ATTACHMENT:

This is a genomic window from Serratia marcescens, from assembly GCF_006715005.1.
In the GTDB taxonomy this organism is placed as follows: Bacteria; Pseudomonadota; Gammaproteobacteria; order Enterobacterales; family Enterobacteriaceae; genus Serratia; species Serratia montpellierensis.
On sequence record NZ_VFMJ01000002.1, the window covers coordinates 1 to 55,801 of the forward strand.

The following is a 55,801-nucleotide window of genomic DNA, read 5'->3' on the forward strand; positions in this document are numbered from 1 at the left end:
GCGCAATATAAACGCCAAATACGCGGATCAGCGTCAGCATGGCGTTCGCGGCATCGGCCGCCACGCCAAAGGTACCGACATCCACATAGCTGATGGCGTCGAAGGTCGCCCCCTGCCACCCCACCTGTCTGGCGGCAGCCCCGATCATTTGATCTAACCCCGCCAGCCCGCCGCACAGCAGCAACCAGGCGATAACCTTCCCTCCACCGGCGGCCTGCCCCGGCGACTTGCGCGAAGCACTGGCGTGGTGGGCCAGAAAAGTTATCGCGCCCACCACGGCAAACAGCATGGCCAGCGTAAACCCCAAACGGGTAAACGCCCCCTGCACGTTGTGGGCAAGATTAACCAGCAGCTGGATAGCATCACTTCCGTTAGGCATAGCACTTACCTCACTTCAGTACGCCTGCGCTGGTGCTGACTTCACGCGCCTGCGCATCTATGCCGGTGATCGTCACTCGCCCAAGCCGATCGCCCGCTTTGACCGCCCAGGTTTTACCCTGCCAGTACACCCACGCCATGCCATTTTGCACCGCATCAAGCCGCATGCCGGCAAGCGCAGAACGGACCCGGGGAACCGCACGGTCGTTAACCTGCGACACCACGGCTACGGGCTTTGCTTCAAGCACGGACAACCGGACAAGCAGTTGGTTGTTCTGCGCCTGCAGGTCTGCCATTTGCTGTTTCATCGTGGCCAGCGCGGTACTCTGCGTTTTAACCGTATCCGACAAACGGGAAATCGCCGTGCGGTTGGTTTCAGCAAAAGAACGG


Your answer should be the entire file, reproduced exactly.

This is a genomic window from Serratia marcescens, from assembly GCF_006715005.1.
In the GTDB taxonomy this organism is placed as follows: Bacteria; Pseudomonadota; Gammaproteobacteria; order Enterobacterales; family Enterobacteriaceae; genus Serratia; species Serratia montpellierensis.
On sequence record NZ_VFMJ01000002.1, the window covers coordinates 1 to 55,801 of the forward strand.

The following is a 55,801-nucleotide window of genomic DNA, read 5'->3' on the forward strand; positions in this document are numbered from 1 at the left end:
GCGCAATATAAACGCCAAATACGCGGATCAGCGTCAGCATGGCGTTCGCGGCATCGGCCGCCACGCCAAAGGTACCGACATCCACATAGCTGATGGCGTCGAAGGTCGCCCCCTGCCACCCCACCTGTCTGGCGGCAGCCCCGATCATTTGATCTAACCCCGCCAGCCCGCCGCACAGCAGCAACCAGGCGATAACCTTCCCTCCACCGGCGGCCTGCCCCGGCGACTTGCGCGAAGCACTGGCGTGGTGGGCCAGAAAAGTTATCGCGCCCACCACGGCAAACAGCATGGCCAGCGTAAACCCCAAACGGGTAAACGCCCCCTGCACGTTGTGGGCAAGATTAACCAGCAGCTGGATAGCATCACTTCCGTTAGGCATAGCACTTACCTCACTTCAGTACGCCTGCGCTGGTGCTGACTTCACGCGCCTGCGCATCTATGCCGGTGATCGTCACTCGCCCAAGCCGATCGCCCGCTTTGACCGCCCAGGTTTTACCCTGCCAGTACACCCACGCCATGCCATTTTGCACCGCATCAAGCCGCATGCCGGCAAGCGCAGAACGGACCCGGGGAACCGCACGGTCGTTAACCTGCGACACCACGGCTACGGGCTTTGCTTCAAGCACGGACAACCGGACAAGCAGTTGGTTGTTCTGCGCCTGCAGGTCTGCCATTTGCTGTTTCATCGTGGCCAGCGCGGTACTCTGCGTTTTAACCGTATCCGACAAACGGGAAATCGCCGTGCGGTTGGTTTCAGCAAAAGAACGG